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Mason team receives grant to expand the World History Commons project

June 17, 2020   /   by John Hollis

World History Commons is a free, digital resource with high-quality, peer-reviewed content in world history. Photo provided

A George Mason University team is leading an effort to make a more inclusive view of world history permanently available to students, teachers and scholars around the world at no charge. 

Kelly Schrum, an associate professor in the Higher Education Program within Mason’s College of Humanities and Social Sciences, heads a team that recently received a $150,000 Digital Extension Grant from the American Council of Learned Societies to expand World History Commons, a National Endowment for the Humanities-funded project of the Roy Rosenzweig Center for History and New Media.

“The ACLS digital extension grant will fund doctoral students and early-career researchers working on cutting-edge world history scholarship to write scholarly essays, contribute to a world history Open Educational Resource (OER), learn about digital humanities and develop new professional skills,” Schrum said. 

Schrum will be working with Mason colleagues Jessica Otis and Nate Sleeter to help make the information readily available to community colleges and make sure that younger scholars with new perspectives on world history are included. 

World History Commons is a free, digital resource with high-quality, peer-reviewed content in world history. It includes open access scholarly essays, teaching materials, historical thinking strategies and curated primary sources. 

“We don’t want to create something that will be locked away,” said Schrum, the project’s principal investigator. “We are creating a resource that will be widely available to anyone interested in world history.”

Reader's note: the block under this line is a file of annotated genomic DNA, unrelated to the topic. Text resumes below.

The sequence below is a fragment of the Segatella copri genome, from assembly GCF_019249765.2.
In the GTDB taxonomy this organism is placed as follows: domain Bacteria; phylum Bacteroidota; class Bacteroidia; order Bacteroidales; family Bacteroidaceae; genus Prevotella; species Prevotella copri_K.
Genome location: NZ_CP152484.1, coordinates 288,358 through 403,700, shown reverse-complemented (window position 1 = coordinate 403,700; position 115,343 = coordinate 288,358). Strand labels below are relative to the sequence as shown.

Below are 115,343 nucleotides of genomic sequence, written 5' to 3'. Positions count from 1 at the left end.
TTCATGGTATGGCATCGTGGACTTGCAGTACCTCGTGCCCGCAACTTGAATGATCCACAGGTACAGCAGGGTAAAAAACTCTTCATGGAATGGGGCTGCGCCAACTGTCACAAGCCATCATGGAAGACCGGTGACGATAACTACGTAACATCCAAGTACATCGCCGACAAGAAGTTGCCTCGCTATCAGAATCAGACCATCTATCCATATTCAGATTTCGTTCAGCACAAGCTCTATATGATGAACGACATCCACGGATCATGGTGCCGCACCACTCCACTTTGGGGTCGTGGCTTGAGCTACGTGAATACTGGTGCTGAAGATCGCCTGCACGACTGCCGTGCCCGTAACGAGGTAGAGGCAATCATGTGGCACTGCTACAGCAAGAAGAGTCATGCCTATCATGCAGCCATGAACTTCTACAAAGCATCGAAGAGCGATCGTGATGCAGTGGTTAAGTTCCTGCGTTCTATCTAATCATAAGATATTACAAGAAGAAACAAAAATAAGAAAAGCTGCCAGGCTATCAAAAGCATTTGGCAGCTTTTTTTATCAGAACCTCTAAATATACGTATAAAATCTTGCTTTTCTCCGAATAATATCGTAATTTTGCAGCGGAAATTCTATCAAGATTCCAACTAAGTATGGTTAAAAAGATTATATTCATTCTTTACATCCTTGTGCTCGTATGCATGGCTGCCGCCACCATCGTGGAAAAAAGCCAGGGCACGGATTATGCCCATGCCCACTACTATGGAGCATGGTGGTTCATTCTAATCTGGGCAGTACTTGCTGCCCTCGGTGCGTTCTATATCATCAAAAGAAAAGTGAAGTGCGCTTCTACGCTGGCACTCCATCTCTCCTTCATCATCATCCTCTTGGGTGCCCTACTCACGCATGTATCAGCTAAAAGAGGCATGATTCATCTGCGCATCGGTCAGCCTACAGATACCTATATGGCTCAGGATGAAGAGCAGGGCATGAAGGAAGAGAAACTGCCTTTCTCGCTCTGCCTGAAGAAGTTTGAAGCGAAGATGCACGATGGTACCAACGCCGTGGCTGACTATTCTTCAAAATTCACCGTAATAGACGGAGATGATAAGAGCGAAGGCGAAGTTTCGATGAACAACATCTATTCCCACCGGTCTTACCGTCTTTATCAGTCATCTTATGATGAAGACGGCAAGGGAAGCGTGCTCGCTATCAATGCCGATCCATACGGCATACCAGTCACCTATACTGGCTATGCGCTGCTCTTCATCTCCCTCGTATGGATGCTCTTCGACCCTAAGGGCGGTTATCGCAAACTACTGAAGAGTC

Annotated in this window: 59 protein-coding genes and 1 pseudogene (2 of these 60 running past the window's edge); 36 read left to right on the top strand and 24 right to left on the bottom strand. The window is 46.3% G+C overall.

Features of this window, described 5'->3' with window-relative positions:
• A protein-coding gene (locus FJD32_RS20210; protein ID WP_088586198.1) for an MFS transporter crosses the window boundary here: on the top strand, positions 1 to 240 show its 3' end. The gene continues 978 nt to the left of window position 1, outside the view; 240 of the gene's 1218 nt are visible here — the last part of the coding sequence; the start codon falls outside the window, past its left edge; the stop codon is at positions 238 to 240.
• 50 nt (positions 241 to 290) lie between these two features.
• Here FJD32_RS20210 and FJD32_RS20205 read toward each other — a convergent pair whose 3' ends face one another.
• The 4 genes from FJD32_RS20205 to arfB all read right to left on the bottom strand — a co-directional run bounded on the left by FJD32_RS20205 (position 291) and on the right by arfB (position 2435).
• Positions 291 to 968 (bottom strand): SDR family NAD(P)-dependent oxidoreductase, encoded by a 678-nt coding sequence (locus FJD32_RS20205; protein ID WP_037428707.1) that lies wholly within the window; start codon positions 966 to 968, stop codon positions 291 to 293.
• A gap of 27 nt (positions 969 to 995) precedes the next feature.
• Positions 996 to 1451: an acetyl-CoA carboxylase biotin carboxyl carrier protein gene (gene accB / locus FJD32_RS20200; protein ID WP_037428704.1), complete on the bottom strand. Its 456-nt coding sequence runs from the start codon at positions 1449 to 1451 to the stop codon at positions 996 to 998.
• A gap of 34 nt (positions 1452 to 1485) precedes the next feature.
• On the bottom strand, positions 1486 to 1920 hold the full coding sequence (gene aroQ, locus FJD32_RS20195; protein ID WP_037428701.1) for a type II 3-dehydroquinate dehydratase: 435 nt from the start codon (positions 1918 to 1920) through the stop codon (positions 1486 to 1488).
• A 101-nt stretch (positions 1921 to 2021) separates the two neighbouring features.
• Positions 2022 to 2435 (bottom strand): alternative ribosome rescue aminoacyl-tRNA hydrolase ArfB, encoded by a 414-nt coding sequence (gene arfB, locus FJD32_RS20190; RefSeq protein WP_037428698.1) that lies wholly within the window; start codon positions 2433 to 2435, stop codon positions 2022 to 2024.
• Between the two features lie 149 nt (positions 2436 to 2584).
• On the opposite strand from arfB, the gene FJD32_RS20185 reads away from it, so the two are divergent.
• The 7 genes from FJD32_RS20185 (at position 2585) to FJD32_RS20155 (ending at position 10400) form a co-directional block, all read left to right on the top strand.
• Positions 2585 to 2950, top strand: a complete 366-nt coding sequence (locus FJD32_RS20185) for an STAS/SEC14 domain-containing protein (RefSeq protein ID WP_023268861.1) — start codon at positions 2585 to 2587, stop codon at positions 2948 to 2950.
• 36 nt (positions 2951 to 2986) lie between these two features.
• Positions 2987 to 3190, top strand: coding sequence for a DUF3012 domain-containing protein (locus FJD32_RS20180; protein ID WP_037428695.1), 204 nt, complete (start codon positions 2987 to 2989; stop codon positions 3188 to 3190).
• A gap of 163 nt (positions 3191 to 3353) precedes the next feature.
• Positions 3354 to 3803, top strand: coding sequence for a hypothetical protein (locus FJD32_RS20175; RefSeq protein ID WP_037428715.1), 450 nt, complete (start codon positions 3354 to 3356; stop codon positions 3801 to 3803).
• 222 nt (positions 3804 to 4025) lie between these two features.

Partnering with experienced community college faculty and producing teaching guides that connect World History Commons content with community college world history courses will promote further visibility and access to the World History Commons project, Schrum said.  

A number of Mason undergraduate and graduate students play an important role in World History Commons and its success. Six undergraduates and three doctoral students have worked on World History Commons since fall 2018, including website development, cataloging and migrating resources, and updating content. 

A scholarly poster on World History Commons, submitted by Mason doctoral student Daniel Howlett in collaboration with faculty, has been accepted for presentation at the American Historical Association annual meeting in Seattle, Washington, in January 2021. 

“Our goal is to create a sustainable, digital resource for teaching and learning world history today and in the future,” Schrum said. “This is especially important as learning moves online in response to the global pandemic.”